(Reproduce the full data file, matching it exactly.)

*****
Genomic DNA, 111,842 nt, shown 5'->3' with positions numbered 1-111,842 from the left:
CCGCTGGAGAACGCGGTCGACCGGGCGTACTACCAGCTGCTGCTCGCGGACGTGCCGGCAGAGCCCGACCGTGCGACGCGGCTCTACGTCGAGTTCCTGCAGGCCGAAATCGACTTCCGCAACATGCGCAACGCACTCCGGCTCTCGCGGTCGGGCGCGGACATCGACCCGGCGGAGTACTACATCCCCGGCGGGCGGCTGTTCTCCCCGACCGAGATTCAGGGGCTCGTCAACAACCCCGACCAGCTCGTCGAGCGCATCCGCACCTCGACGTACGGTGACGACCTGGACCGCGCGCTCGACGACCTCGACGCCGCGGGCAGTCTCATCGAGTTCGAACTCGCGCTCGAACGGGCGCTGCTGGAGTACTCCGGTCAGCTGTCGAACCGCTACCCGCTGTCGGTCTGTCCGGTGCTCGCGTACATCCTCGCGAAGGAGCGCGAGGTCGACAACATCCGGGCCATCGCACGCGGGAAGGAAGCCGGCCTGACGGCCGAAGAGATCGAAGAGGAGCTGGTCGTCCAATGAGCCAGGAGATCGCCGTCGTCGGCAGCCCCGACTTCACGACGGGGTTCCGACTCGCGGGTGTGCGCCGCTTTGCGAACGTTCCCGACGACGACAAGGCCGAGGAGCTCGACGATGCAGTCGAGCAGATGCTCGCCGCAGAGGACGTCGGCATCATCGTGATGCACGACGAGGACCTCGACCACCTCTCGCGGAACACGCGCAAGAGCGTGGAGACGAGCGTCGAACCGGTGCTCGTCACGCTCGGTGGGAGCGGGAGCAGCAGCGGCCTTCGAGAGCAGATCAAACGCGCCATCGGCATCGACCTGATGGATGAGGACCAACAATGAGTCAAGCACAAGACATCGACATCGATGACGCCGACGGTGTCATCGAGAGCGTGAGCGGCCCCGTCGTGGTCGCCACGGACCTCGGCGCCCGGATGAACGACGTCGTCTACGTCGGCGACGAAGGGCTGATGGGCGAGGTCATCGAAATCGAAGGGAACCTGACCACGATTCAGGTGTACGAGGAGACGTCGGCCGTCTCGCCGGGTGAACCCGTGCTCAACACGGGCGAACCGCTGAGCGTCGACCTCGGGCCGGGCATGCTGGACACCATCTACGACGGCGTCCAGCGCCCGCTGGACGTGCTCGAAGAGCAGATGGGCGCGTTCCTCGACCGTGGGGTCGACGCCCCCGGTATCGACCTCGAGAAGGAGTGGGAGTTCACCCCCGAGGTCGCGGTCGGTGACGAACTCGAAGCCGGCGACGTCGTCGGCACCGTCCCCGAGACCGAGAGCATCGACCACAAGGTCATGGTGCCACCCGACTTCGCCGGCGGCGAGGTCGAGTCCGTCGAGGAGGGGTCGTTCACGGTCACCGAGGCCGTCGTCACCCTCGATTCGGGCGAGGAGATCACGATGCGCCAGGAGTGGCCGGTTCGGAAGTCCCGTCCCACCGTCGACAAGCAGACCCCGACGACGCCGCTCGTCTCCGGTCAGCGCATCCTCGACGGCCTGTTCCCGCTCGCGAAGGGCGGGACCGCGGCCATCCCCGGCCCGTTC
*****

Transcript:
Genomic DNA, 111,842 nt, shown 5'->3' with positions numbered 1-111,842 from the left:
CCGCTGGAGAACGCGGTCGACCGGGCGTACTACCAGCTGCTGCTCGCGGACGTGCCGGCAGAGCCCGACCGTGCGACGCGGCTCTACGTCGAGTTCCTGCAGGCCGAAATCGACTTCCGCAACATGCGCAACGCACTCCGGCTCTCGCGGTCGGGCGCGGACATCGACCCGGCGGAGTACTACATCCCCGGCGGGCGGCTGTTCTCCCCGACCGAGATTCAGGGGCTCGTCAACAACCCCGACCAGCTCGTCGAGCGCATCCGCACCTCGACGTACGGTGACGACCTGGACCGCGCGCTCGACGACCTCGACGCCGCGGGCAGTCTCATCGAGTTCGAACTCGCGCTCGAACGGGCGCTGCTGGAGTACTCCGGTCAGCTGTCGAACCGCTACCCGCTGTCGGTCTGTCCGGTGCTCGCGTACATCCTCGCGAAGGAGCGCGAGGTCGACAACATCCGGGCCATCGCACGCGGGAAGGAAGCCGGCCTGACGGCCGAAGAGATCGAAGAGGAGCTGGTCGTCCAATGAGCCAGGAGATCGCCGTCGTCGGCAGCCCCGACTTCACGACGGGGTTCCGACTCGCGGGTGTGCGCCGCTTTGCGAACGTTCCCGACGACGACAAGGCCGAGGAGCTCGACGATGCAGTCGAGCAGATGCTCGCCGCAGAGGACGTCGGCATCATCGTGATGCACGACGAGGACCTCGACCACCTCTCGCGGAACACGCGCAAGAGCGTGGAGACGAGCGTCGAACCGGTGCTCGTCACGCTCGGTGGGAGCGGGAGCAGCAGCGGCCTTCGAGAGCAGATCAAACGCGCCATCGGCATCGACCTGATGGATGAGGACCAACAATGAGTCAAGCACAAGACATCGACATCGATGACGCCGACGGTGTCATCGAGAGCGTGAGCGGCCCCGTCGTGGTCGCCACGGACCTCGGCGCCCGGATGAACGACGTCGTCTACGTCGGCGACGAAGGGCTGATGGGCGAGGTCATCGAAATCGAAGGGAACCTGACCACGATTCAGGTGTACGAGGAGACGTCGGCCGTCTCGCCGGGTGAACCCGTGCTCAACACGGGCGAACCGCTGAGCGTCGACCTCGGGCCGGGCATGCTGGACACCATCTACGACGGCGTCCAGCGCCCGCTGGACGTGCTCGAAGAGCAGATGGGCGCGTTCCTCGACCGTGGGGTCGACGCCCCCGGTATCGACCTCGAGAAGGAGTGGGAGTTCACCCCCGAGGTCGCGGTCGGTGACGAACTCGAAGCCGGCGACGTCGTCGGCACCGTCCCCGAGACCGAGAGCATCGACCACAAGGTCATGGTGCCACCCGACTTCGCCGGCGGCGAGGTCGAGTCCGTCGAGGAGGGGTCGTTCACGGTCACCGAGGCCGTCGTCACCCTCGATTCGGGCGAGGAGATCACGATGCGCCAGGAGTGGCCGGTTCGGAAGTCCCGTCCCACCGTCGACAAGCAGACCCCGACGACGCCGCTCGTCTCCGGTCAGCGCATCCTCGACGGCCTGTTCCCGCTCGCGAAGGGCGGGACCGCGGCCATCCCCGGCCCGTTC